A Fox 5 News report on the expenses of state legislators has triggered a strong reaction from many major players in Prince George’s County.
According to the report, many legislators cost the state thousands of taxpayer dollars in work-related travel expenses, though many of them live less than 50 miles away from Annapolis.
Over the past two years, several Prince George’s County lawmakers have cost taxpayers over $20,000 each in expenses. Those include Del. Dereck Davis, D-Dist. 25, who ran up bills totaling over $25,000 and five other delegates, Michael Vaughn, D-Dist. 24; Joseline Pena-Melnyk, D-Dist. 21; Tawanna Gaines, D-Dist. 22; Melanie Griffith, D-Dist. 24 and Ben Barnes, D-Dist. 21 with bills totaling over $24,000 each.
In order to combat those numbers, Sen. Allan Kittleman, R-Dist. 9, introduced a bill that would restrict the use of the housing allowance funds. Under Senate Bill 310, no General Assembly member living within 50 miles of the state house would be able to use the state’s housing allowance for reimbursement.
“I think at a time right now when we’re dealing with a budget crisis, we need to set an example that we’re willing to take a hit,” said Kittleman at a hearing for the bill.
James Dula, chairman of the Maryland branch of the Southern Christian Leadership Conference and former chairman of the Prince George‘s County Chamber of Commerce, agrees with Kittleman. He says it’s not outright abuse of taxpayer money, but it’s time that legislators are more sensitive to the economic crisis many county residents are dealing with.
“Common sense has to play a role somewhere,” Dula said. “I don’t think they’re abusing it, but I think they’re taking advantage of it during a time when the economic crisis is affecting so many people.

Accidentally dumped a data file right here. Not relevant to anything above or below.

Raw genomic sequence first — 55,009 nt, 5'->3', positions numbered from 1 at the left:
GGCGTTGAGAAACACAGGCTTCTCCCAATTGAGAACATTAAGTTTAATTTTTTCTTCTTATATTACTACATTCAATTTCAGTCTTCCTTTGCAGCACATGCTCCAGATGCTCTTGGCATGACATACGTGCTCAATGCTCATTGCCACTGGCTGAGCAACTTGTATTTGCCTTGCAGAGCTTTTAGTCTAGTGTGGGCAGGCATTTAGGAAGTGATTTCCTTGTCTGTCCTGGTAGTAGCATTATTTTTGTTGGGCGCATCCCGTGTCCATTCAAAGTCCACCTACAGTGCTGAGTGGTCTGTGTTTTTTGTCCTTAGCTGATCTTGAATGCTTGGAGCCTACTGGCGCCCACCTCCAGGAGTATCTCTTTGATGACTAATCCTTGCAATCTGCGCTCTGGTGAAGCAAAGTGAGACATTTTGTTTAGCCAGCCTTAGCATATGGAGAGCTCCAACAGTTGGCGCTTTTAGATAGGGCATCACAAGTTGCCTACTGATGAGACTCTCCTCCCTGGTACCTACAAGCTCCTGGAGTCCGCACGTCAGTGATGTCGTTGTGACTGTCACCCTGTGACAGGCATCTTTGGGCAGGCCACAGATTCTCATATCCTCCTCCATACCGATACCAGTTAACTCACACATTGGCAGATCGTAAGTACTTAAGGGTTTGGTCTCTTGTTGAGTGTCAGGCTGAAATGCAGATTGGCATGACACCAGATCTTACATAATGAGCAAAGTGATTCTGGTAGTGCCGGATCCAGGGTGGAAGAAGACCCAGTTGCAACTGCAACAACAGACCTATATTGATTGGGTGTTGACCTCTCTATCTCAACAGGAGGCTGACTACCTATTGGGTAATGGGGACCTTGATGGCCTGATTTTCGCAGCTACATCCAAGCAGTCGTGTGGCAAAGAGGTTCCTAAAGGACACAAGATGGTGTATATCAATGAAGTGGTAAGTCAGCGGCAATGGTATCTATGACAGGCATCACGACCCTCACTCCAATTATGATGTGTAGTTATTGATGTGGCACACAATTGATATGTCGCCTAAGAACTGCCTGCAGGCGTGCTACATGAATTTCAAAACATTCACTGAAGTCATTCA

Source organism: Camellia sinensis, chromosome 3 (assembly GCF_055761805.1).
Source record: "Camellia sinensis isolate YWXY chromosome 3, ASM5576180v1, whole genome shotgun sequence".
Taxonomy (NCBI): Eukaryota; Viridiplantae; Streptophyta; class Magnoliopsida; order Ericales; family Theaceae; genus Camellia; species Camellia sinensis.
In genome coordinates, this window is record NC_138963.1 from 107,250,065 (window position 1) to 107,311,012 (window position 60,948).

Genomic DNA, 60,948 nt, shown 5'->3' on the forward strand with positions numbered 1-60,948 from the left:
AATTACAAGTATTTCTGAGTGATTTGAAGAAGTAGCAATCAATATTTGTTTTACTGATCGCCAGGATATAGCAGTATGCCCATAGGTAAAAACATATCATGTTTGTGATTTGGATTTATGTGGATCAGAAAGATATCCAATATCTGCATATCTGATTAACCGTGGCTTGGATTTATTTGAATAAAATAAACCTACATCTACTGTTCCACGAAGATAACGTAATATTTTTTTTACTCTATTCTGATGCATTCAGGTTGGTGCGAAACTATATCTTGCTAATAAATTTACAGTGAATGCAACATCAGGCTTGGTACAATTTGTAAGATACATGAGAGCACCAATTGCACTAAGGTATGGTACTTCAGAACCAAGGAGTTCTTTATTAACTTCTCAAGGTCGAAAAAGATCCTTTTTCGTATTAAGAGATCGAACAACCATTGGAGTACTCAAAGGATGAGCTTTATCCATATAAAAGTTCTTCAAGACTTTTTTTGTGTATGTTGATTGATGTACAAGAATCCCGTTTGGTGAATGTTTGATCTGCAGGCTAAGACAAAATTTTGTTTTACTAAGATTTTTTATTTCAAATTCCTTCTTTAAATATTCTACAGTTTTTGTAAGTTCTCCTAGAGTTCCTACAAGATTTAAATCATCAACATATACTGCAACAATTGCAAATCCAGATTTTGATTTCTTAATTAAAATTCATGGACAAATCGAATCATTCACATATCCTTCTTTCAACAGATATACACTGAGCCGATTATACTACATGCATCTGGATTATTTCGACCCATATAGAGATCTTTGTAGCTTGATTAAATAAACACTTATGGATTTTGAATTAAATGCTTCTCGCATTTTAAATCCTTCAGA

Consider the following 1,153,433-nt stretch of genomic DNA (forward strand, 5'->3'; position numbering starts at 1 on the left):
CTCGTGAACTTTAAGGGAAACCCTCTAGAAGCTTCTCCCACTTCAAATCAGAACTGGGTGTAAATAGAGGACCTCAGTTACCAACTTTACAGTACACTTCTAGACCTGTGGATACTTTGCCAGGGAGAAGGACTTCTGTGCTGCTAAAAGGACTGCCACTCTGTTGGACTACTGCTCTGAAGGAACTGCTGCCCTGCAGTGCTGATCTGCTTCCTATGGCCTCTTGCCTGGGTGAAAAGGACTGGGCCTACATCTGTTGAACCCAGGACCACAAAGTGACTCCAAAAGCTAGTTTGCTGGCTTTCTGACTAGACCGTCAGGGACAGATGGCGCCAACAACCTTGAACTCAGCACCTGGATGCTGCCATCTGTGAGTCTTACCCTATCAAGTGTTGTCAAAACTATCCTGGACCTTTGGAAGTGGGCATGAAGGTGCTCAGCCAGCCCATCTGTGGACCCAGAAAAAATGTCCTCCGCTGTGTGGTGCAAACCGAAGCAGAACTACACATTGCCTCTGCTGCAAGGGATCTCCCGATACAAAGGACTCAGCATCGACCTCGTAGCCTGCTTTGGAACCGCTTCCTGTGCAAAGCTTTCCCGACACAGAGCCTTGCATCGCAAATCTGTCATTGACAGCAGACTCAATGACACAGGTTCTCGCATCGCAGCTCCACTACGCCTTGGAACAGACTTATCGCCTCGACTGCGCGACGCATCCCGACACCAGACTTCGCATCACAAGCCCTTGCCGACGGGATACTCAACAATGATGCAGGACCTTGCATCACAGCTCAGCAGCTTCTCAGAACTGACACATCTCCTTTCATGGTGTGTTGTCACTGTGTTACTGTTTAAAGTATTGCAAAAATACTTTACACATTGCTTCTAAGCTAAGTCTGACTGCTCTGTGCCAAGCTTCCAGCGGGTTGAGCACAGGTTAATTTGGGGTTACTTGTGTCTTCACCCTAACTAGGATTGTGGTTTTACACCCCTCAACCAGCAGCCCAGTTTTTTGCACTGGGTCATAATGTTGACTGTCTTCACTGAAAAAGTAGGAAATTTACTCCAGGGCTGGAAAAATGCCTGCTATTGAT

“We have to figure out a way to spend less money more wisely, than to continue to operate business as usual,” he continued.
Some legislators say the funds are necessary, though. Sen. Joanne C. Benson, D-Dist. 25, said legislators often work late nights and it is unfair to ask them to drive home late only to return early the next morning.
“For 90 days we’re asked to come here and conduct the business of the state,” she said. “We get here sometimes before eight o’clock and there are days that some of us in this room, who are legislators, don’t leave our offices until 11 and 12 o’clock at night.
“I do worry just a tad bit that people will be misled that we just come down here and stay in a hotel just to be staying. For me, it’s important that I do get the rest that I need in order to tackle the issues that come before us during the course of the day.”
Dula doesn’t have much sympathy for Benson as he says meaning working class folks do the same thing every day.
“You’re not that far away for us to have to spend $9,100 instead of driving 20-30 miles,” he said. “We have people who get up every day to go into seven and eight o’clock meetings that live 20 or 30 miles away.”